THIS WEEK I HAVE A GUEST BLOGGER!

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As teachers, we are in the business of making memories. We need our students to remember the facts and procedures we teach them, so they can use this information to solve larger problems. To help our students make stronger memories, it is helpful to understand how the brain stores information.

Our brains hold information in neural networks. Neural networks are groups of neurons that share information through connections called synapses. Our brains have over 100 billion neurons and over 100 trillion synaptic connections. Everything we learn is stored in these connections.

We get information from our senses. What we see, hear, smell, taste, and touch is sent to the brain as chemical signals. The thalamus receives these signals and either passes the information to the cerebral cortex or the amygdala. If the thalamus believes the information is threatening, it sends it to the amygdala to begin the fight, flight, or freeze response. We can’t learn once the amygdala takes over.

If the information is non-threatening, the thalamus sends it to the cerebral cortex for processing. We hold our short-term memories in our prefrontal cortex, the part of the brain dedicated to problem-solving and thinking. We also call this our working memory. Adults can hold about seven items in their working memories. Children can hold about three. Unless we take steps to remember something, we can only keep it in our working memories for about twenty seconds.

If we need to remember information from our working memory, it is sent to the hippocampus, where it is encoded. We can encode information visually, acoustically, elaboratively, or semantically. Visual encoding means we create a picture. Acoustic encoding means we hear something. Elaboration encoding means we connect new information to existing information, and semantic encoding means making sense of the information. We remember things better when we can use elaboration and semantic encoding.

Our hippocampus is incredibly busy, so it prioritizes what it encodes and how strongly it encodes it. If information is tied to strong emotions, the hippocampus will focus on it because it believes it is vital to survival. Information that is confusing or difficult to understand is not as encoded as well.

The information moves into long-term memory after being encoded, but it isn’t a strong memory yet. Every time we remember something, the neurons related to it fire. The more times we remember, the more the neurons fire and the stronger the neural network grows. In other words, neurons that fire together wire together. Imagine memories as paths through a forest. If we don’t travel down the path very often, the forest will encroach on it, and the trail will disappear. If we travel the path every day, it will become more prominent.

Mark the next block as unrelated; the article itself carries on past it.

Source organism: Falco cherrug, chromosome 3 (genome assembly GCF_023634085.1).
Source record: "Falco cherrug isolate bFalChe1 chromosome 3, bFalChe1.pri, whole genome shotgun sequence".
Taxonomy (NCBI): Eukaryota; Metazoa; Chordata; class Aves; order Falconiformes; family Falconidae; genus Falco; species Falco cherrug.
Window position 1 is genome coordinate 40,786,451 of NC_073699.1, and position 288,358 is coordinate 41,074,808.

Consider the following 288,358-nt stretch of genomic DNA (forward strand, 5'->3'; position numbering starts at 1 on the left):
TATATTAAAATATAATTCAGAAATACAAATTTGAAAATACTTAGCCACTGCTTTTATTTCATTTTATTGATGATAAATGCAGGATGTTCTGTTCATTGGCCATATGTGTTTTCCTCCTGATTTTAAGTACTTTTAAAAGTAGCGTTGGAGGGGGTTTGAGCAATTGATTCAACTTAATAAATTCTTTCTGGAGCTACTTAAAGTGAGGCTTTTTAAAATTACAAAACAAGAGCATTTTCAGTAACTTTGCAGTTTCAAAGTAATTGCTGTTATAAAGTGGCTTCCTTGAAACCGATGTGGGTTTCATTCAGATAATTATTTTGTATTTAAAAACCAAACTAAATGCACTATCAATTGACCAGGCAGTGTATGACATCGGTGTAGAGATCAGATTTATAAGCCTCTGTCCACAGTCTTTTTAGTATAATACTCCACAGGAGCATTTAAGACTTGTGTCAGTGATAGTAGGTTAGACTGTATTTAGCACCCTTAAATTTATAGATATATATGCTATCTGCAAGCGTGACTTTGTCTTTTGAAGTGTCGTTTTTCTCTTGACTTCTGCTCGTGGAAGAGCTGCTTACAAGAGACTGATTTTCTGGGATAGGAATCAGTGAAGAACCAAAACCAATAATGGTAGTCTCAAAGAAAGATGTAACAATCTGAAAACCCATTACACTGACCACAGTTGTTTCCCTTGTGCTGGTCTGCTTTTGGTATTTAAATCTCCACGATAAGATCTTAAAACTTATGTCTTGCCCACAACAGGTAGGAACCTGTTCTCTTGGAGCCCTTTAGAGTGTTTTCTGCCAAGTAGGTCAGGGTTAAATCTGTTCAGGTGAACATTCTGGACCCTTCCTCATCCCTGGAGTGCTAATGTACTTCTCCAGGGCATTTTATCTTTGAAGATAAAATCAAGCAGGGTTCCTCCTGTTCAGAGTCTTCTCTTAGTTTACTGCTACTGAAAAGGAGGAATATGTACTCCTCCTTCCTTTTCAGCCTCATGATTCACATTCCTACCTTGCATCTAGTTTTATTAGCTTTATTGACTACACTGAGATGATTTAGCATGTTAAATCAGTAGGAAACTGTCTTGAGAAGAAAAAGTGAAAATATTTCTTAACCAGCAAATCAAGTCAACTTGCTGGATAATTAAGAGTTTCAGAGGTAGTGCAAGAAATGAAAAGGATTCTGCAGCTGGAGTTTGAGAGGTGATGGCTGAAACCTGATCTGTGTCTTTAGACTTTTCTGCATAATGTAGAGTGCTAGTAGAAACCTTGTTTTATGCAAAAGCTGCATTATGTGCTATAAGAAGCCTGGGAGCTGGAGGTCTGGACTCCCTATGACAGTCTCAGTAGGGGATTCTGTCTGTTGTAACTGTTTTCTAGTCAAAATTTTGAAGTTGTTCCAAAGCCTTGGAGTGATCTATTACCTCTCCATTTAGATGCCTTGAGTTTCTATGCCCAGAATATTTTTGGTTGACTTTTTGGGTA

Remembering takes effort. We forget so much more than we remember. After an hour, we forget around 50% of what we learned. After twenty-four hours, that number climbs to 70%. Two weeks later, we have forgotten more than 90% of the new information.

We can help our students remember more of what they learn in school by teaching them how the brains make memories. Being aware of the process will help them connect what they learn in class to what they remember. We can also use activities that help students remember by activating their neural networks.

Giving a short quiz at the end of a lecture will help students strengthen their new memories because the quiz forces them to actively remember the new information. Rereading notes or a passage doesn’t require active remembering, so it doesn’t help build new memories.

Another way you can help your students remember what they learn is to encourage them to get plenty of sleep at night. When we sleep, our brains consolidate our learning from the day. Neurons actually fire backward when we sleep, which makes our neural networks stronger. Sleep is an important part of remembering.

By knowing how our brains store information, we can plan lessons that help our students remember. Repetition is key for making memories, so instead of working on a topic for thirty minutes on one day, we can split the learning into five or ten-minute sessions over multiple days so that students have time to build strong memories.

Making sense of what they are learning and connecting new information to old information are also vital for students making new memories. We can plan our lessons so that students see these connections right away, so they can make stronger memories.

About the Author: Cate O’Donnell has taught in a variety of classroom settings from third grade to middle school. When she took a break from teaching four years ago to take care of her four kids and two dogs, she became obsessed with understanding how the brain works to make learning as efficient as possible. She now writes blog posts about brain science in education and creates education resources that apply what she has learned about how we learn. You can learn more about Cate and her resources at www.TheProductiveTeacher.org.

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